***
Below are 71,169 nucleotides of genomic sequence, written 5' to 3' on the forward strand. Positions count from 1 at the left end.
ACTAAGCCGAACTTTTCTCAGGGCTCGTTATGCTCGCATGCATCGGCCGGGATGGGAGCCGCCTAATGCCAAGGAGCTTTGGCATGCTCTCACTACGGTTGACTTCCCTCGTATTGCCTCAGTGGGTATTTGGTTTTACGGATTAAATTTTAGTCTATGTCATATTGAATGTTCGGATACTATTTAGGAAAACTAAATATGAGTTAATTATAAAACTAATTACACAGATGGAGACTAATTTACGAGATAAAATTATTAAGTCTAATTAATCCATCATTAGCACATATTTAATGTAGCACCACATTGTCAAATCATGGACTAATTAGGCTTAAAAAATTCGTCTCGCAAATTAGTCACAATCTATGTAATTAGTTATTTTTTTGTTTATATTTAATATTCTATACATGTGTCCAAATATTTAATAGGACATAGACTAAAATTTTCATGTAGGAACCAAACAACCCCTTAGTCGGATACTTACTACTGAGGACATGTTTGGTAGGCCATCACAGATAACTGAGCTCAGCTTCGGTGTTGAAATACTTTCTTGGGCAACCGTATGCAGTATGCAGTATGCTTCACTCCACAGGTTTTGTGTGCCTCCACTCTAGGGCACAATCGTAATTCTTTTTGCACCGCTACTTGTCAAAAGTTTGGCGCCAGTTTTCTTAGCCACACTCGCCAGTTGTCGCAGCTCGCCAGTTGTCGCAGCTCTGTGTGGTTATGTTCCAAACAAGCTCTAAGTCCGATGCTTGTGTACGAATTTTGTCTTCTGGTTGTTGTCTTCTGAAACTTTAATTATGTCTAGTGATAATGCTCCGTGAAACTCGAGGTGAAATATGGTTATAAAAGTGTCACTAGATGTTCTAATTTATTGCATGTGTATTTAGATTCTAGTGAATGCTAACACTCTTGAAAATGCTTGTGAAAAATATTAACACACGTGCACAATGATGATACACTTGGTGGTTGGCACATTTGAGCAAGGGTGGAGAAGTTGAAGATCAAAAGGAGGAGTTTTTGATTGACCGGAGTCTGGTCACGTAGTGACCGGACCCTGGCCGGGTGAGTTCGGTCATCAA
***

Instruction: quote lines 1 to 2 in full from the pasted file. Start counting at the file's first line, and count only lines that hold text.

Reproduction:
Below are 71,169 nucleotides of genomic sequence, written 5' to 3' on the forward strand. Positions count from 1 at the left end.
ACTAAGCCGAACTTTTCTCAGGGCTCGTTATGCTCGCATGCATCGGCCGGGATGGGAGCCGCCTAATGCCAAGGAGCTTTGGCATGCTCTCACTACGGTTGACTTCCCTCGTATTGCCTCAGTGGGTATTTGGTTTTACGGATTAAATTTTAGTCTATGTCATATTGAATGTTCGGATACTATTTAGGAAAACTAAATATGAGTTAATTATAAAACTAATTACACAGATGGAGACTAATTTACGAGATAAAATTATTAAGTCTAATTAATCCATCATTAGCACATATTTAATGTAGCACCACATTGTCAAATCATGGACTAATTAGGCTTAAAAAATTCGTCTCGCAAATTAGTCACAATCTATGTAATTAGTTATTTTTTTGTTTATATTTAATATTCTATACATGTGTCCAAATATTTAATAGGACATAGACTAAAATTTTCATGTAGGAACCAAACAACCCCTTAGTCGGATACTTACTACTGAGGACATGTTTGGTAGGCCATCACAGATAACTGAGCTCAGCTTCGGTGTTGAAATACTTTCTTGGGCAACCGTATGCAGTATGCAGTATGCTTCACTCCACAGGTTTTGTGTGCCTCCACTCTAGGGCACAATCGTAATTCTTTTTGCACCGCTACTTGTCAAAAGTTTGGCGCCAGTTTTCTTAGCCACACTCGCCAGTTGTCGCAGCTCGCCAGTTGTCGCAGCTCTGTGTGGTTATGTTCCAAACAAGCTCTAAGTCCGATGCTTGTGTACGAATTTTGTCTTCTGGTTGTTGTCTTCTGAAACTTTAATTATGTCTAGTGATAATGCTCCGTGAAACTCGAGGTGAAATATGGTTATAAAAGTGTCACTAGATGTTCTAATTTATTGCATGTGTATTTAGATTCTAGTGAATGCTAACACTCTTGAAAATGCTTGTGAAAAATATTAACACACGTGCACAATGATGATACACTTGGTGGTTGGCACATTTGAGCAAGGGTGGAGAAGTTGAAGATCAAAAGGAGGAGTTTTTGATTGACCGGAGTCTGGTCACGTAGTGACCGGACCCTGGCCGGGTGAGTTCGGTCATCAA